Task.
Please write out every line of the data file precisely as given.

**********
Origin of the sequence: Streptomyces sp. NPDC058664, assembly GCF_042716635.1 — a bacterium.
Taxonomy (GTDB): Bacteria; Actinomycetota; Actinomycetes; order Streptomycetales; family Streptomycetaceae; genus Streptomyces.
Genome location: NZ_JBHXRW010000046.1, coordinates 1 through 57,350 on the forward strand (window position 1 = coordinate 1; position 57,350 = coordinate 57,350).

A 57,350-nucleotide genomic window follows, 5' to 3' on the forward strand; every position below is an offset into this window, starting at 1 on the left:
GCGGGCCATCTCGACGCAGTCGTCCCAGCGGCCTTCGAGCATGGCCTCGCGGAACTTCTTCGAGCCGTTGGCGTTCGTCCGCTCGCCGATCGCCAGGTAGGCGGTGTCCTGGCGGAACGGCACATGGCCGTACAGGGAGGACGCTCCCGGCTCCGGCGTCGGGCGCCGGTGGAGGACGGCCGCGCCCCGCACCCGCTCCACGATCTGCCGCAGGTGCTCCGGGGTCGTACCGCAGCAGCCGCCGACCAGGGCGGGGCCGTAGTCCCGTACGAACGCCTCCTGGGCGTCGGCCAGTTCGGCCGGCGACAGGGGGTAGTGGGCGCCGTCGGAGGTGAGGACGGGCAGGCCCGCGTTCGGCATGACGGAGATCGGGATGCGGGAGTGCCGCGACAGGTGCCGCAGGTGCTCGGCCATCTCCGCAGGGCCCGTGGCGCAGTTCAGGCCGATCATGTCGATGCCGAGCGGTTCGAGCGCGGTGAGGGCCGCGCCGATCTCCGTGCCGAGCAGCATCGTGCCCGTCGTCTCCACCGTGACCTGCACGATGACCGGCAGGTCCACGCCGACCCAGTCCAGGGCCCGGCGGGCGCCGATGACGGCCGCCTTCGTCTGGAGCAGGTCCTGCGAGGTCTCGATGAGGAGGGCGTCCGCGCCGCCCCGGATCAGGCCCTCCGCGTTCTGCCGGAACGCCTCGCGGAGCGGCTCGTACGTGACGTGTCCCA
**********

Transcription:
Origin of the sequence: Streptomyces sp. NPDC058664, assembly GCF_042716635.1 — a bacterium.
Taxonomy (GTDB): Bacteria; Actinomycetota; Actinomycetes; order Streptomycetales; family Streptomycetaceae; genus Streptomyces.
Genome location: NZ_JBHXRW010000046.1, coordinates 1 through 57,350 on the forward strand (window position 1 = coordinate 1; position 57,350 = coordinate 57,350).

A 57,350-nucleotide genomic window follows, 5' to 3' on the forward strand; every position below is an offset into this window, starting at 1 on the left:
GCGGGCCATCTCGACGCAGTCGTCCCAGCGGCCTTCGAGCATGGCCTCGCGGAACTTCTTCGAGCCGTTGGCGTTCGTCCGCTCGCCGATCGCCAGGTAGGCGGTGTCCTGGCGGAACGGCACATGGCCGTACAGGGAGGACGCTCCCGGCTCCGGCGTCGGGCGCCGGTGGAGGACGGCCGCGCCCCGCACCCGCTCCACGATCTGCCGCAGGTGCTCCGGGGTCGTACCGCAGCAGCCGCCGACCAGGGCGGGGCCGTAGTCCCGTACGAACGCCTCCTGGGCGTCGGCCAGTTCGGCCGGCGACAGGGGGTAGTGGGCGCCGTCGGAGGTGAGGACGGGCAGGCCCGCGTTCGGCATGACGGAGATCGGGATGCGGGAGTGCCGCGACAGGTGCCGCAGGTGCTCGGCCATCTCCGCAGGGCCCGTGGCGCAGTTCAGGCCGATCATGTCGATGCCGAGCGGTTCGAGCGCGGTGAGGGCCGCGCCGATCTCCGTGCCGAGCAGCATCGTGCCCGTCGTCTCCACCGTGACCTGCACGATGACCGGCAGGTCCACGCCGACCCAGTCCAGGGCCCGGCGGGCGCCGATGACGGCCGCCTTCGTCTGGAGCAGGTCCTGCGAGGTCTCGATGAGGAGGGCGTCCGCGCCGCCCCGGATCAGGCCCTCCGCGTTCTGCCGGAACGCCTCGCGGAGCGGCTCGTACGTGACGTGTCCCA